Iran shakes up foundation controlled by Ayatollah's business empire
LONDON (Reuters) - A multi-billion dollar organization controlled by Iran's supreme leader shook up the management of its charity division, appointing as its new chief a man involved in the confiscation of thousands of properties from Iranian citizens.
Aref Norozi was named director general of the Barakat Foundation, Iran's state news agency reported on Wednesday. The foundation is a unit of a massive business empire controlled by Ayatollah Ali Khamenei that is known as Setad Ejraiye Farmane Hazrate Emam.
The report by the Islamic Republic News Agency stated that Setad's president, Mohammad Mokhber, had ordered the appointment of Norozi, who once headed Setad's real-estate division and served on the boards of several Setad-linked companies.
As a result of Norozi's professional experience, the report said, "It is expected that the Barakat Foundation's activities will be more extensive than before."
Reuters this month published a three-part series entitled Assets of the Ayatollah (here) detailing how Setad has become one of the most powerful institutions in Iran through the systematic seizure and sale of thousands of properties belonging to ordinary Iranians.
The series reported Norozi had stated at a press conference in 2008 that Setad's properties were then worth about $52 billion.
Setad's total worth is difficult to pinpoint because of the secrecy of its accounts. But its holdings of real estate, corporate stakes in a variety of industries and other assets total about $95 billion, Reuters has calculated. Through Setad, Khamenei has at his disposal financial resources whose value rivals the holdings of the shah, the late Western-backed monarch who was overthrown in 1979.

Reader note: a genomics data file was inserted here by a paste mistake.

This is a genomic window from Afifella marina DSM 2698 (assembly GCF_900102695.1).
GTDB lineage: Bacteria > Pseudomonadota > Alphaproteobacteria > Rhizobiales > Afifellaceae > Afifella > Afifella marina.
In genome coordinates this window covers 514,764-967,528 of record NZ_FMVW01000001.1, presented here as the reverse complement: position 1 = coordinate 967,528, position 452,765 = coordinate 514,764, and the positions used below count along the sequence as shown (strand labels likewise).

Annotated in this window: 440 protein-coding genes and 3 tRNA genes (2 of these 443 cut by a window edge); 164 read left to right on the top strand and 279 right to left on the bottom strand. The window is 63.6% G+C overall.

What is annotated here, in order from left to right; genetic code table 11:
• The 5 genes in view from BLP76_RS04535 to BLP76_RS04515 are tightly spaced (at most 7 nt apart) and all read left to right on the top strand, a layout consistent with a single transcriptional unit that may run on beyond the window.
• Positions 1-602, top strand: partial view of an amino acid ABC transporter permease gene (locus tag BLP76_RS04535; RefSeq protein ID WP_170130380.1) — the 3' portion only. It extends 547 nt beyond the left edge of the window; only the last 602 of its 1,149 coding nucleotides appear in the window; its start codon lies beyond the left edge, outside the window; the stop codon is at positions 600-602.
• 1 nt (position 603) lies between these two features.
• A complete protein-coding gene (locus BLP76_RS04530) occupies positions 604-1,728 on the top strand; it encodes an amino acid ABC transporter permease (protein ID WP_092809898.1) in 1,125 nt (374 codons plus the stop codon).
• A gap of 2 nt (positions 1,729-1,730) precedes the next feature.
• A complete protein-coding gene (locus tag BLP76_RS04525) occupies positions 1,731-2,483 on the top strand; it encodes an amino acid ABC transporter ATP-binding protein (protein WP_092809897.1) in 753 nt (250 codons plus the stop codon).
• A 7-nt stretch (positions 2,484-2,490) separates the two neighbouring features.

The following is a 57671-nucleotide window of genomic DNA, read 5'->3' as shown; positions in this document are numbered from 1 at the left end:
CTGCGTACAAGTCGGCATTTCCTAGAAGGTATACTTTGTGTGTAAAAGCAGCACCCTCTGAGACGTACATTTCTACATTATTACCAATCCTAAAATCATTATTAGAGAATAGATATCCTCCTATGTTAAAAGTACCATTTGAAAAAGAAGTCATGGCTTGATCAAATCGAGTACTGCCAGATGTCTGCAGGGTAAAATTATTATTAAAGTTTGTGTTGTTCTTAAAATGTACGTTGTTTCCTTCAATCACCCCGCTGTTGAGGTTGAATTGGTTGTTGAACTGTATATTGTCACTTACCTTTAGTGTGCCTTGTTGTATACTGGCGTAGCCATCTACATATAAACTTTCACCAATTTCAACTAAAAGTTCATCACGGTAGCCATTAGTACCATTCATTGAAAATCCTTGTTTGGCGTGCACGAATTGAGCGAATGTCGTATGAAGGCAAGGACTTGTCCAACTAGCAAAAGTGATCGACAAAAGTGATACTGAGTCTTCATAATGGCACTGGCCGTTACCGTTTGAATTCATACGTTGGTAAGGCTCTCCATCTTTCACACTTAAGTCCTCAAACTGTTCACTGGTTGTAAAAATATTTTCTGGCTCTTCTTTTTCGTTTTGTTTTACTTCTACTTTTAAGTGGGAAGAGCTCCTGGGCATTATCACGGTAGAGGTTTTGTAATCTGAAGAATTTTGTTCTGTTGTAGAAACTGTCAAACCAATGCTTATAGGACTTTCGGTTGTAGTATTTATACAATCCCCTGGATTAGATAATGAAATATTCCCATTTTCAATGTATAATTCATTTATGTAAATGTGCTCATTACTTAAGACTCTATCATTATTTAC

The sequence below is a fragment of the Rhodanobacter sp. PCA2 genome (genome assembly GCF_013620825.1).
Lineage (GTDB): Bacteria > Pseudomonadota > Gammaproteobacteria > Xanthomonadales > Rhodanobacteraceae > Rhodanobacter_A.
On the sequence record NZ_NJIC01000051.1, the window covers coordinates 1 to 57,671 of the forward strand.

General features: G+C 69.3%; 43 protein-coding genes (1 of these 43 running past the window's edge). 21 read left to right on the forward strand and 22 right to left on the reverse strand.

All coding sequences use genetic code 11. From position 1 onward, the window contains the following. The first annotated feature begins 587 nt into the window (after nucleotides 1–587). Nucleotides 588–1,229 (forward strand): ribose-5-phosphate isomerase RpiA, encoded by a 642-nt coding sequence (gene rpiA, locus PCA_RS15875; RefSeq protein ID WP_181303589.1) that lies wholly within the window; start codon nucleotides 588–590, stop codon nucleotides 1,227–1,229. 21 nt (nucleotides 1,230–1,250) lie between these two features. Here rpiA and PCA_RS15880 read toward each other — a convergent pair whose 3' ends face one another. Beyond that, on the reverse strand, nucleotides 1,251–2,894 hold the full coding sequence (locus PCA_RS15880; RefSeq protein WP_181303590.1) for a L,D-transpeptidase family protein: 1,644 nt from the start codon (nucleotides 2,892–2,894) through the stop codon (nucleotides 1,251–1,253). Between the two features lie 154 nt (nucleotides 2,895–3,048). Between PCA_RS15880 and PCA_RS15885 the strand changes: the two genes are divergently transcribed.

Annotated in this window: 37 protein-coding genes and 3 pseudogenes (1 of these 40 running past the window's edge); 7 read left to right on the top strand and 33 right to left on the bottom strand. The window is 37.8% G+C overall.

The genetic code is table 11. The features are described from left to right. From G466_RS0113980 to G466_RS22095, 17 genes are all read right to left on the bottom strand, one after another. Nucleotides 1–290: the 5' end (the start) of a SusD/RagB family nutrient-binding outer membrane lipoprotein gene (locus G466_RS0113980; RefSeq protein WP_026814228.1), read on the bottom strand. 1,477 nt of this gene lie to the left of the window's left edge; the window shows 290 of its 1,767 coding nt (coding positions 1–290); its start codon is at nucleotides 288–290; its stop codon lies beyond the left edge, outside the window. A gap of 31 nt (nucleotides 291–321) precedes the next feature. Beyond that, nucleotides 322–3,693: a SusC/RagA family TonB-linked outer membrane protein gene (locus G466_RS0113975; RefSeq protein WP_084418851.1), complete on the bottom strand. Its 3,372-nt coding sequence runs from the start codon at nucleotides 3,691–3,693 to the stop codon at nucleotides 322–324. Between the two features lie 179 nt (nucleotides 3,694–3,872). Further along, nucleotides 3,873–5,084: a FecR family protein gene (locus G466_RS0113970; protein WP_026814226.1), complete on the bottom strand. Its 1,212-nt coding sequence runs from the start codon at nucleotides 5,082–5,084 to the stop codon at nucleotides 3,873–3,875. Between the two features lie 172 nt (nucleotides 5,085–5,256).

Setad also controls the Barakat Foundation, a charity focused on economic development projects in rural areas and that has stakes in the country's pharmaceutical industry.
A Setad official said in April that through Barakat, Setad had spent more than $1.6 billion in the past five years on development projects. But Setad's claims about its charity spending are impossible to verify because its accounts are not publicly available.
IRNA last week denounced the Reuters series as "disinformation" intended to undermine public trust in the Islamic Republic's institutions. A Reuters spokesperson said the news agency stood by the accuracy and fairness of its stories.
IRNA said that in the past five years Barakat has been involved in numerous economic development projects, including building schools, roads, housing units and mosques, as well as providing water and electricity.
According to IRNA, Barakat was created following an order Khamenei gave to the head of Setad. "Solving the problems of the deprived has been on my mind," IRNA quoted Iran's supreme leader as saying. "For example, solve the problems of 1,000 villages. It would be good to develop 1,000 places or to build 1,000 schools. Prepare this organisation for this task."
A spokesman for Setad did not respond to a request for comment about Norozi's appointment.
(This version of the story fixes a typo in Norozi's name in the second paragraph.)
(Additional reporting by Babak Dehghanpisheh; Edited by Michael Williams and Simon Robinson)